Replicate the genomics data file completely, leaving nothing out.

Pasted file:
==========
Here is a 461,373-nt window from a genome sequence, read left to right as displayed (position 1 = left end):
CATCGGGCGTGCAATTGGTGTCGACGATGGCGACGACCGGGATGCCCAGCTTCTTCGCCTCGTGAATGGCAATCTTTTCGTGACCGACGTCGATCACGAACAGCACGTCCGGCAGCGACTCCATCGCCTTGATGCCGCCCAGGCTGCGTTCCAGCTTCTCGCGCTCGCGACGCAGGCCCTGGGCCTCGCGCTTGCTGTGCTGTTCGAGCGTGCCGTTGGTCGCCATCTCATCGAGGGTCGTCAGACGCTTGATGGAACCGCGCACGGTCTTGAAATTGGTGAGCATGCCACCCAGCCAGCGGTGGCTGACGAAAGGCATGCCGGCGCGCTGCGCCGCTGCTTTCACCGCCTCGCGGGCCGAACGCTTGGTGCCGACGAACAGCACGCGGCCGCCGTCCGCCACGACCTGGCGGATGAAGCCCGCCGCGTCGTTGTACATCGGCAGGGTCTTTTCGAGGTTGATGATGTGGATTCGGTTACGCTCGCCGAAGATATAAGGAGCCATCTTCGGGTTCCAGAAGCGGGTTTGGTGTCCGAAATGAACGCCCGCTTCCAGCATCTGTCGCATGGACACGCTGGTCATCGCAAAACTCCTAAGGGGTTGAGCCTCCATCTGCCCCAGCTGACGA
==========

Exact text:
Here is a 461,373-nt window from a genome sequence, read left to right as displayed (position 1 = left end):
CATCGGGCGTGCAATTGGTGTCGACGATGGCGACGACCGGGATGCCCAGCTTCTTCGCCTCGTGAATGGCAATCTTTTCGTGACCGACGTCGATCACGAACAGCACGTCCGGCAGCGACTCCATCGCCTTGATGCCGCCCAGGCTGCGTTCCAGCTTCTCGCGCTCGCGACGCAGGCCCTGGGCCTCGCGCTTGCTGTGCTGTTCGAGCGTGCCGTTGGTCGCCATCTCATCGAGGGTCGTCAGACGCTTGATGGAACCGCGCACGGTCTTGAAATTGGTGAGCATGCCACCCAGCCAGCGGTGGCTGACGAAAGGCATGCCGGCGCGCTGCGCCGCTGCTTTCACCGCCTCGCGGGCCGAACGCTTGGTGCCGACGAACAGCACGCGGCCGCCGTCCGCCACGACCTGGCGGATGAAGCCCGCCGCGTCGTTGTACATCGGCAGGGTCTTTTCGAGGTTGATGATGTGGATTCGGTTACGCTCGCCGAAGATATAAGGAGCCATCTTCGGGTTCCAGAAGCGGGTTTGGTGTCCGAAATGAACGCCCGCTTCCAGCATCTGTCGCATGGACACGCTGGTCATCGCAAAACTCCTAAGGGGTTGAGCCTCCATCTGCCCCAGCTGACGA